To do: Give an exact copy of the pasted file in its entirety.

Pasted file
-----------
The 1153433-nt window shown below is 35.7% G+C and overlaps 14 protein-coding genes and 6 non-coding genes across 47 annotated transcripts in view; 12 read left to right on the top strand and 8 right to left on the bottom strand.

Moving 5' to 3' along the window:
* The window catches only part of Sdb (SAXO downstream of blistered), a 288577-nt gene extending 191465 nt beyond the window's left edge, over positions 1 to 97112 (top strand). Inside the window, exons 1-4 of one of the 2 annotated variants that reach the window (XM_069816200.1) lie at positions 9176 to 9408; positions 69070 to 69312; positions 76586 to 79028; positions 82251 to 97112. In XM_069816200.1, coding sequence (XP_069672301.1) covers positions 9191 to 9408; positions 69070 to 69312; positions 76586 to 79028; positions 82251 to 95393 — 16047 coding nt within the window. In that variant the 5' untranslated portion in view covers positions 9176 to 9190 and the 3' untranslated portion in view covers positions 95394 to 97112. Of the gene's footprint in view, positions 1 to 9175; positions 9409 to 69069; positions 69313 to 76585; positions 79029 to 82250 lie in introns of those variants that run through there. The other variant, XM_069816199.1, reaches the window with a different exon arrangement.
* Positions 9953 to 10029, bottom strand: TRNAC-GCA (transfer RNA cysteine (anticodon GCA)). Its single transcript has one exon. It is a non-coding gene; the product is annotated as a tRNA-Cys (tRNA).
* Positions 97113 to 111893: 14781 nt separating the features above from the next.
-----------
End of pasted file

The 1153433-nt window shown below is 35.7% G+C and overlaps 14 protein-coding genes and 6 non-coding genes across 47 annotated transcripts in view; 12 read left to right on the top strand and 8 right to left on the bottom strand.

Moving 5' to 3' along the window:
* The window catches only part of Sdb (SAXO downstream of blistered), a 288577-nt gene extending 191465 nt beyond the window's left edge, over positions 1 to 97112 (top strand). Inside the window, exons 1-4 of one of the 2 annotated variants that reach the window (XM_069816200.1) lie at positions 9176 to 9408; positions 69070 to 69312; positions 76586 to 79028; positions 82251 to 97112. In XM_069816200.1, coding sequence (XP_069672301.1) covers positions 9191 to 9408; positions 69070 to 69312; positions 76586 to 79028; positions 82251 to 95393 — 16047 coding nt within the window. In that variant the 5' untranslated portion in view covers positions 9176 to 9190 and the 3' untranslated portion in view covers positions 95394 to 97112. Of the gene's footprint in view, positions 1 to 9175; positions 9409 to 69069; positions 69313 to 76585; positions 79029 to 82250 lie in introns of those variants that run through there. The other variant, XM_069816199.1, reaches the window with a different exon arrangement.
* Positions 9953 to 10029, bottom strand: TRNAC-GCA (transfer RNA cysteine (anticodon GCA)). Its single transcript has one exon. It is a non-coding gene; the product is annotated as a tRNA-Cys (tRNA).
* Positions 97113 to 111893: 14781 nt separating the features above from the next.